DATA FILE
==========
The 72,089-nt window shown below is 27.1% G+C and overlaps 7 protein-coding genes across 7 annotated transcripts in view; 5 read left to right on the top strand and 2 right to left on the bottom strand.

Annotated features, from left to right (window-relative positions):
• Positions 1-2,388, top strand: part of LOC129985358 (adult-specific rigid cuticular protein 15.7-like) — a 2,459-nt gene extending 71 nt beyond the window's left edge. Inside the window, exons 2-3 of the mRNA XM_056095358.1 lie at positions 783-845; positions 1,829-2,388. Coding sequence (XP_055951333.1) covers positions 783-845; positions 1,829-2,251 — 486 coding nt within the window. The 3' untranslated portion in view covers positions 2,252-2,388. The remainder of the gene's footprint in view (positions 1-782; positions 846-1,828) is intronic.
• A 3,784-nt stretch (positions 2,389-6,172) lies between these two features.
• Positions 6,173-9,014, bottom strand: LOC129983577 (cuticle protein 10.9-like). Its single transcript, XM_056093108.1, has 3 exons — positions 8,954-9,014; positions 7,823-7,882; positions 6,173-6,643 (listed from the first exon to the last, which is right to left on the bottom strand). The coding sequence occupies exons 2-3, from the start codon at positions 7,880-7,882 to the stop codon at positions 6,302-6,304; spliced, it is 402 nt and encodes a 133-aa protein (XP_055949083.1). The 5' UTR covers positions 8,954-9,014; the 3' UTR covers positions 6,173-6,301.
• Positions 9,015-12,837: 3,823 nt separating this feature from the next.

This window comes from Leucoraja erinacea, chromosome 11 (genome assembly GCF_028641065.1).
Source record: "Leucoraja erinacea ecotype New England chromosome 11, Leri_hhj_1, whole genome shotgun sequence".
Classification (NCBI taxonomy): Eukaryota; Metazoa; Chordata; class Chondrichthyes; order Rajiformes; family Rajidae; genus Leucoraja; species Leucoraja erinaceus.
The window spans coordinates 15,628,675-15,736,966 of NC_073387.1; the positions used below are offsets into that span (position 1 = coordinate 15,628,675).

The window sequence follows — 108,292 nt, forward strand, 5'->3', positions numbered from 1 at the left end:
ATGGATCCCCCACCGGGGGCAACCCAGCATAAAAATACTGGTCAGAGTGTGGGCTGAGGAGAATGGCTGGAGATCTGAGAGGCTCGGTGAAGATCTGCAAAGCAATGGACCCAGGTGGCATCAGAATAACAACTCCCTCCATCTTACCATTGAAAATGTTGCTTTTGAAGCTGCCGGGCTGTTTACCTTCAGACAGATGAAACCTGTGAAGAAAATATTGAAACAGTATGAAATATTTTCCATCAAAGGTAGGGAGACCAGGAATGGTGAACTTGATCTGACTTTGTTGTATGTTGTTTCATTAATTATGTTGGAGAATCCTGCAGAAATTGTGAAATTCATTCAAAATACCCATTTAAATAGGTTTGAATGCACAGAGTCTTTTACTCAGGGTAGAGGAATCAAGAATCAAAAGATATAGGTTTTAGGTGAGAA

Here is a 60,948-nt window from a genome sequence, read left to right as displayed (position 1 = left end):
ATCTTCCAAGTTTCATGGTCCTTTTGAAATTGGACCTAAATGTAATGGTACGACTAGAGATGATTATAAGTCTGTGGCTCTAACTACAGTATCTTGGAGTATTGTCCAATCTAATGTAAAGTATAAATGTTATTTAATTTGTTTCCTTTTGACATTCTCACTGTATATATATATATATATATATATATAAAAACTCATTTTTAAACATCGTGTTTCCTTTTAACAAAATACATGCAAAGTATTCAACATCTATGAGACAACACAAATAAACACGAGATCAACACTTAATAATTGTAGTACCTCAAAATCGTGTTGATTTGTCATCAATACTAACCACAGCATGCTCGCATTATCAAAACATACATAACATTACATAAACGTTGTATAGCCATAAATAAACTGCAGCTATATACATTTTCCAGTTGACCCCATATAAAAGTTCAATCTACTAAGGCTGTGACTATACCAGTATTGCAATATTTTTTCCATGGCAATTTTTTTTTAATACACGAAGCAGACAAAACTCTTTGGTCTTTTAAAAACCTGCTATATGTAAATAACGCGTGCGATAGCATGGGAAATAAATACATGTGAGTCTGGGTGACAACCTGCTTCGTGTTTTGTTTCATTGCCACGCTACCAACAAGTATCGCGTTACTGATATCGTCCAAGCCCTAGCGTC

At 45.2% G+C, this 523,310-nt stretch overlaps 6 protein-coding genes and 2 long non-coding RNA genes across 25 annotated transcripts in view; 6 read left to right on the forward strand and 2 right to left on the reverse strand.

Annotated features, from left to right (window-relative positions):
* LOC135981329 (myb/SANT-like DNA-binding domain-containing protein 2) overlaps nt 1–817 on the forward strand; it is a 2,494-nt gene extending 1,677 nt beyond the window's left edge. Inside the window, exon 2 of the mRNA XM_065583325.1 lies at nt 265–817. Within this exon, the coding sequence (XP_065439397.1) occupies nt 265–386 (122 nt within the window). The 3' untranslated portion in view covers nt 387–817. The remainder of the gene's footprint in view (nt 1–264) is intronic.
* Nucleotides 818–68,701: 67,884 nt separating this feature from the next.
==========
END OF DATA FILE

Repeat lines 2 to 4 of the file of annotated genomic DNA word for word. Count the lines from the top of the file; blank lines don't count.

Annotated features, from left to right (window-relative positions):
• Positions 1-2,388, top strand: part of LOC129985358 (adult-specific rigid cuticular protein 15.7-like) — a 2,459-nt gene extending 71 nt beyond the window's left edge. Inside the window, exons 2-3 of the mRNA XM_056095358.1 lie at positions 783-845; positions 1,829-2,388. Coding sequence (XP_055951333.1) covers positions 783-845; positions 1,829-2,251 — 486 coding nt within the window. The 3' untranslated portion in view covers positions 2,252-2,388. The remainder of the gene's footprint in view (positions 1-782; positions 846-1,828) is intronic.
• A 3,784-nt stretch (positions 2,389-6,172) lies between these two features.